Hollywood glitz and political activism team up in Edward Zwick's new film 'Blood Diamond. With gruesome detail, the movie brings to the public the illegal trade of West African diamonds and its cost in human lives. The film's raw message has prompted the jewelry industry to respond.
Sierra Leone 1999. A civil war is raging between revolutionary militia and government forces. Both sides want control of the country's most precious natural resource: Diamonds. They smuggle out raw stones in exchange for money and guns. To get them, the rebels kidnap people and force them to work in marshy diamond fields. One of the captives is Solomon Vandy. He is a local fisherman. A man without a family. The rebels took his son. His wife and daughters have disappeared. All is lost for him until he finds a large pink rock.
Solomon believes that with the diamond he can get his family back. Only HE knows where it's hidden. But others want the stone and will do anything to get it. One of them is Danny Archer, a South African diamond smuggler.
Maddy Bowen, an American magazine reporter is also interested in diamonds.
In exchange for hard evidence Maddy helps Archer and Solomon move around the country. The two men take a dangerous trek in the fields of Sierra Leone looking for the hidden stone.
The movie is reminiscent of old Hollywood films with handsome adventurous men and beautiful mysterious women. Leonardo di Caprio plays Danny Archer. His rugged good looks and masculinity complement the seductive and yet innocent Maddy Bowen played by Jennifer Connelly. Together they make the perfect couple and the film's stunning cinematography enhances their romance. At the same time, Solomon Vandy, played by Benin-born actor Djimon Hounsou, personifies the passion and the pride of Africa.
Hollywood glitz aside, filmmaker Ed Zwick says it is the message of the story that makes the movie: Conflict diamonds fuel wars and tear lives apart. "[The film is] talking about child soldiers, talking about refugees, talking about mercenaries, talking about bad governance in Africa. So many things that became this canvas."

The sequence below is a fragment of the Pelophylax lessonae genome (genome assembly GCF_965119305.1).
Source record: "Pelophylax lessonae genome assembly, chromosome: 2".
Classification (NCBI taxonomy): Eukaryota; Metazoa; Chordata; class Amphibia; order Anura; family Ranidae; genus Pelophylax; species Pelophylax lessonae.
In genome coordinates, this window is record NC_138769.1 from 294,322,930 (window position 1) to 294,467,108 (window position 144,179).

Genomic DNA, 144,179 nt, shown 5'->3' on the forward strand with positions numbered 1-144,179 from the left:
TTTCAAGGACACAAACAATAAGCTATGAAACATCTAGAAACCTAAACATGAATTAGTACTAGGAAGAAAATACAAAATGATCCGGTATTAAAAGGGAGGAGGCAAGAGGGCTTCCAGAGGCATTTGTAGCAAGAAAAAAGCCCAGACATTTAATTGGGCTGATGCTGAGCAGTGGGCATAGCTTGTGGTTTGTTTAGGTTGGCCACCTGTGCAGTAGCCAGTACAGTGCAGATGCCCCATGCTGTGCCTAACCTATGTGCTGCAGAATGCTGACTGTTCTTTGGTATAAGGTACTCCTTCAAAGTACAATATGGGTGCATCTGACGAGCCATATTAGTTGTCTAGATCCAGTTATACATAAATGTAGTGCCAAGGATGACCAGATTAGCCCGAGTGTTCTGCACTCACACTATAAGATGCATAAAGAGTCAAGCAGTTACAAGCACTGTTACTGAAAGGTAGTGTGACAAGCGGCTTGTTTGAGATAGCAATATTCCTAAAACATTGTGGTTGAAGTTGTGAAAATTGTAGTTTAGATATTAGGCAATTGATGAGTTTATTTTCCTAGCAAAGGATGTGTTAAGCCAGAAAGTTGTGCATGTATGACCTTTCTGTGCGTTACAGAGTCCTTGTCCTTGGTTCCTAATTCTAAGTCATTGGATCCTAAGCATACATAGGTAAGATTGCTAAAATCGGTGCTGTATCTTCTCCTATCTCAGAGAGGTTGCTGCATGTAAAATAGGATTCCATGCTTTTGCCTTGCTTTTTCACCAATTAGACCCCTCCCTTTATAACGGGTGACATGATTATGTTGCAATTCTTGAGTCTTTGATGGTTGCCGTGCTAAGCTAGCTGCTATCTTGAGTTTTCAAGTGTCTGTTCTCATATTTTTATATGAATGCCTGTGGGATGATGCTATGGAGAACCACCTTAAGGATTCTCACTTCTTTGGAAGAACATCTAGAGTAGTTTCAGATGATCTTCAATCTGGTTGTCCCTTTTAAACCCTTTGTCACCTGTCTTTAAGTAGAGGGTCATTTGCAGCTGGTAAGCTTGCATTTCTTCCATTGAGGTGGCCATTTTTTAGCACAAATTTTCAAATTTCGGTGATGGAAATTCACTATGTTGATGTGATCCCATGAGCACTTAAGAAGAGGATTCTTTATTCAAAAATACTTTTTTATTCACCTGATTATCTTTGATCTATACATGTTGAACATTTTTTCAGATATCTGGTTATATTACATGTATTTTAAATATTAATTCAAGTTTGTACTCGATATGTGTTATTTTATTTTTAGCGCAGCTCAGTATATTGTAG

But, U.S. Diamond importer Ronnie Mervis says the film story, although interesting and informative, it is outdated. "The civil war in Sierra Leone occurred in the late 1990s," says Ronnie Mervis. "It ended somewhere around 2002. So the events by this time, as we go into 2007, are somewhat historic" he adds.
Today it is estimated that just 1 percent of diamonds sold in the United have a bloody origin. The movie Blood Diamond aims to inform and to sensitize the public about conflict diamonds. But most customers still don't know how to tell the difference between a blood diamond and a legitimate one. "I don't know," says a lady outside the jewelry store. "The quality would probably be the same and I wouldn't care where it came from."
Actress Jennifer Connelly says there are ways to tell the difference.
Diamond certification is regulated by the Kimberly Process, which was adopted by the international community under the auspices of the U.N. in 2002. "There are certificates of origin that accompany the diamonds, so that the consumer can be sure that the diamonds they buy are conflict- free" says the actress.
Will the movie hurt diamond sales during this Christmas season? Ronnie Mervis says no. " I think it's actually going to promote business. [The movie] is focusing attention in a way, in my opinion, that the producers of the movie never wanted to happen," he adds.
Overall the film has received good reviews but has failed to take the lead at the box office. Meanwhile, according to trade journals report, diamond jewelry is already one of this season's top holiday sellers, proving once again that diamonds are forever.